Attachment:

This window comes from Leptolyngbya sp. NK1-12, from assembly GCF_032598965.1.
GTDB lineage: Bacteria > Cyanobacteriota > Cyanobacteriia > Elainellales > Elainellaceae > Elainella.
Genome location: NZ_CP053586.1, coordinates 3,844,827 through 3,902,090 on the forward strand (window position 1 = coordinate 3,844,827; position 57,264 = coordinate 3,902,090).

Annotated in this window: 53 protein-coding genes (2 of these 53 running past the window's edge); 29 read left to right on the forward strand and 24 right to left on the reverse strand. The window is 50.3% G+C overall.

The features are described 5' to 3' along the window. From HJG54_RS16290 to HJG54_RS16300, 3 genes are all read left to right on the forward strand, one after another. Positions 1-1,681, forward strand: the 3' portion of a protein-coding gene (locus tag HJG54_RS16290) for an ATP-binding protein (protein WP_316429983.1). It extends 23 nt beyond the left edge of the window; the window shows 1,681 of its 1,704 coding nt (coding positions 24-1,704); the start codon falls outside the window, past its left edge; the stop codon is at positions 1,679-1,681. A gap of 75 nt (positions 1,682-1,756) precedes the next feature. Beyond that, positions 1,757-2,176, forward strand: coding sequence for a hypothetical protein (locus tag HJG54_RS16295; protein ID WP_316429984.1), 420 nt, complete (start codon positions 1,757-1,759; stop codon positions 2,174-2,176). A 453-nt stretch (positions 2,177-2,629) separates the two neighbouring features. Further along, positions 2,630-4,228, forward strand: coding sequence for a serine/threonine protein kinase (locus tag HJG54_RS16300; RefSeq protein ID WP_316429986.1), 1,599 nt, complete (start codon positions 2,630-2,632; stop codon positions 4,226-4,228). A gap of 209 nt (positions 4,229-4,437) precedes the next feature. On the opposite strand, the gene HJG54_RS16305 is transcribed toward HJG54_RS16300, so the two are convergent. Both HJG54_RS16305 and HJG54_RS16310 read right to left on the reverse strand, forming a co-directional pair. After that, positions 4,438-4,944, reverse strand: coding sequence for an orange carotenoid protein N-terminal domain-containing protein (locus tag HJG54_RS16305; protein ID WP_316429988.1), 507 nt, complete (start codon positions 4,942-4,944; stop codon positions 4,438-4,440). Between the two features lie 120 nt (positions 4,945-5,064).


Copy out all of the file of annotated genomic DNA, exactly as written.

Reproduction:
This window comes from Leptolyngbya sp. NK1-12, from assembly GCF_032598965.1.
GTDB lineage: Bacteria > Cyanobacteriota > Cyanobacteriia > Elainellales > Elainellaceae > Elainella.
Genome location: NZ_CP053586.1, coordinates 3,844,827 through 3,902,090 on the forward strand (window position 1 = coordinate 3,844,827; position 57,264 = coordinate 3,902,090).

Annotated in this window: 53 protein-coding genes (2 of these 53 running past the window's edge); 29 read left to right on the forward strand and 24 right to left on the reverse strand. The window is 50.3% G+C overall.

The features are described 5' to 3' along the window. From HJG54_RS16290 to HJG54_RS16300, 3 genes are all read left to right on the forward strand, one after another. Positions 1-1,681, forward strand: the 3' portion of a protein-coding gene (locus tag HJG54_RS16290) for an ATP-binding protein (protein WP_316429983.1). It extends 23 nt beyond the left edge of the window; the window shows 1,681 of its 1,704 coding nt (coding positions 24-1,704); the start codon falls outside the window, past its left edge; the stop codon is at positions 1,679-1,681. A gap of 75 nt (positions 1,682-1,756) precedes the next feature. Beyond that, positions 1,757-2,176, forward strand: coding sequence for a hypothetical protein (locus tag HJG54_RS16295; protein ID WP_316429984.1), 420 nt, complete (start codon positions 1,757-1,759; stop codon positions 2,174-2,176). A 453-nt stretch (positions 2,177-2,629) separates the two neighbouring features. Further along, positions 2,630-4,228, forward strand: coding sequence for a serine/threonine protein kinase (locus tag HJG54_RS16300; RefSeq protein ID WP_316429986.1), 1,599 nt, complete (start codon positions 2,630-2,632; stop codon positions 4,226-4,228). A gap of 209 nt (positions 4,229-4,437) precedes the next feature. On the opposite strand, the gene HJG54_RS16305 is transcribed toward HJG54_RS16300, so the two are convergent. Both HJG54_RS16305 and HJG54_RS16310 read right to left on the reverse strand, forming a co-directional pair. After that, positions 4,438-4,944, reverse strand: coding sequence for an orange carotenoid protein N-terminal domain-containing protein (locus tag HJG54_RS16305; protein ID WP_316429988.1), 507 nt, complete (start codon positions 4,942-4,944; stop codon positions 4,438-4,440). Between the two features lie 120 nt (positions 4,945-5,064).